Who will champion for teacher raises?

Published 12:00 am Wednesday, September 27, 2000

How much money is an education worth? It’s not a question many people often consider. But, perhaps, it’s a question that our society should answer.

A group of governors meeting in Little Rock, Ark., pondered the question this week when the focus of the Southern Governors Association’s meeting shifted to the topic of teacher pay.

The governors — like many people in society — believe teachers should have higher wages. But some of the governors, including Louisiana Gov. Mike Foster, say the problem with low teacher pay, really rests with society in general, not simply with government. Foster explained that the business community in Louisiana has not supported efforts to improve teacher pay. And, Foster said, without the support of business, legislators are unlikely to put much effort into making pay raises become a reality.

Email newsletter signup

Few people can argue the importance of the work teachers perform each day. At its simplest, teachers hold the key to our society’s future in their hands. And, despite some improvements in recent years, Southern teachers are still grossly underpaid.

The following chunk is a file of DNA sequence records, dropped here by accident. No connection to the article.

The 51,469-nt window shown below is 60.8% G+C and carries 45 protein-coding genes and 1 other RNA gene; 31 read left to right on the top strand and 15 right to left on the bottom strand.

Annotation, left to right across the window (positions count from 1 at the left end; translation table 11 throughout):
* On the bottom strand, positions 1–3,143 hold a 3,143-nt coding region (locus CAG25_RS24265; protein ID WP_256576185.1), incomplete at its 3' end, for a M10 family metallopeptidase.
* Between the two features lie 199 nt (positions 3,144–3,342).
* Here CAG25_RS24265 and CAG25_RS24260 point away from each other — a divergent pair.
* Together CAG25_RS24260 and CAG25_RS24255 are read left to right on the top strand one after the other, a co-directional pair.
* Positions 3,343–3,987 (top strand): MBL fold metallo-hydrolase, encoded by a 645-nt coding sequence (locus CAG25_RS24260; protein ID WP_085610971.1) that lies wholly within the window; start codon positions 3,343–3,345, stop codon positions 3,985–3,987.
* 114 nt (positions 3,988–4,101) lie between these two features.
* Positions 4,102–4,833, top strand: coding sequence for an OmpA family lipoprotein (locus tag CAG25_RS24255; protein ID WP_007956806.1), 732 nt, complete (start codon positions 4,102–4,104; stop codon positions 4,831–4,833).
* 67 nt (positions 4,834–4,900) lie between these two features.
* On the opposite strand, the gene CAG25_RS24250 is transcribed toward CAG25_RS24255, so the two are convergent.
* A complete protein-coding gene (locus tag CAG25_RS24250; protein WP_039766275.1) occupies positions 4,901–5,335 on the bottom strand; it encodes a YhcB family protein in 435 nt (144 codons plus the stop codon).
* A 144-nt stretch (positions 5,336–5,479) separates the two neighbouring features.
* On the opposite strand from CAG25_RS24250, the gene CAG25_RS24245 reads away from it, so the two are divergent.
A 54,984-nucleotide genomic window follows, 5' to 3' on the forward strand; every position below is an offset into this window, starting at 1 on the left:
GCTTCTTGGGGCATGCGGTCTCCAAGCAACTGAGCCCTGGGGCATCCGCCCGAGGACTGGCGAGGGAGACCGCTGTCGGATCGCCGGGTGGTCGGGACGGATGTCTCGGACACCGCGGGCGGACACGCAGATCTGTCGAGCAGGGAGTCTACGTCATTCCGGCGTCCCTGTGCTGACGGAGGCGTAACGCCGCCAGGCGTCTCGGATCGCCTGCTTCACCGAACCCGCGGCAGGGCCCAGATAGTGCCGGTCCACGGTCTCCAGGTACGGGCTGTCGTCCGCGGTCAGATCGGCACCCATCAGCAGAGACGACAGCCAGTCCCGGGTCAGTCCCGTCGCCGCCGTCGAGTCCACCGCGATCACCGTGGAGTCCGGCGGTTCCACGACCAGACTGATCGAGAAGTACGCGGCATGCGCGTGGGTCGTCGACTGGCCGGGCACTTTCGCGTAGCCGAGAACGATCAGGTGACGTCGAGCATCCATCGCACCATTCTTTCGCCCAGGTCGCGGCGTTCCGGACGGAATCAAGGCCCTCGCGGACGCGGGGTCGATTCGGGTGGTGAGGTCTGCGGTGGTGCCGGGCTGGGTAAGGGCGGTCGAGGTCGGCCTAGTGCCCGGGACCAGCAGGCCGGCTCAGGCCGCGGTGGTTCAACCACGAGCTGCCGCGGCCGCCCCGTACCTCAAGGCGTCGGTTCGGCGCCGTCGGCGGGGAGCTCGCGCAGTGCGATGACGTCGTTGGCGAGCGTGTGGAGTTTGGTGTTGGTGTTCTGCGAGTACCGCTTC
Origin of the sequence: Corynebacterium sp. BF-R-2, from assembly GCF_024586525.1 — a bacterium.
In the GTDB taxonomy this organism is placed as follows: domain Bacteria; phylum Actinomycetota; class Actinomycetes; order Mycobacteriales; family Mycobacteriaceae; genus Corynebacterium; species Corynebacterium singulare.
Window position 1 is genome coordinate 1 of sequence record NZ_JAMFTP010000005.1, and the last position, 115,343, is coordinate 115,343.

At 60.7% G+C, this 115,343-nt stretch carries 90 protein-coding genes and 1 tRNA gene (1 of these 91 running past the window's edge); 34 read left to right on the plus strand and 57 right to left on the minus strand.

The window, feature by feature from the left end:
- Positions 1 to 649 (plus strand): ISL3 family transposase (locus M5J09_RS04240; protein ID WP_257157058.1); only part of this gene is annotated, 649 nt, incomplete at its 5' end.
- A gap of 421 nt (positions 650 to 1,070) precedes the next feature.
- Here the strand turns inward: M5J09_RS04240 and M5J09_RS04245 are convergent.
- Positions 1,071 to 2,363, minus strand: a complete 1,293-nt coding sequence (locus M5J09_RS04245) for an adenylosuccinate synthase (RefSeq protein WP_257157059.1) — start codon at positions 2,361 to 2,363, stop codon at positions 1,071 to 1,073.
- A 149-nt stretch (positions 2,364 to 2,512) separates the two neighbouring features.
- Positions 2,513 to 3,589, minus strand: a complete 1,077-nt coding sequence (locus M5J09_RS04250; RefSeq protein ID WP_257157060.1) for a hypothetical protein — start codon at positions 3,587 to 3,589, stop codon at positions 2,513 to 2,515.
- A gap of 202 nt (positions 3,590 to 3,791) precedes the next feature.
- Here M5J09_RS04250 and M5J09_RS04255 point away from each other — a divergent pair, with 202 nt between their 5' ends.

But why?

Decades ago when teaching was one of the few socially acceptable jobs for women, society made a choice to keep the pay low. At the time, women who wanted or needed to work had few options so they were forced to put up with the low wages.

This is no longer the case.

Now women are CEOs of major corporations. Opportunities — while some would argue are not totally equal — have become much more accessible for women.

So why do we continue to pay teachers so little?

If, as Gov. Foster purports, the blame lies on the part of business leaders who fear increased taxes and lower profitability, when will it end?

Can we continue to starve our educational system by paying teachers less than they are worth?

In business terms, at some point — probably soon — this will begin to affect our bottom line. Our schools will begin to graduate subpar students who do not have the basic skills to move into the workforce.

We hope that it doesn’t come to that.

And the answer to the entire teacher pay debate comes down to a simple question: How much is an education worth to you?

It’s a question each of us needs to answer.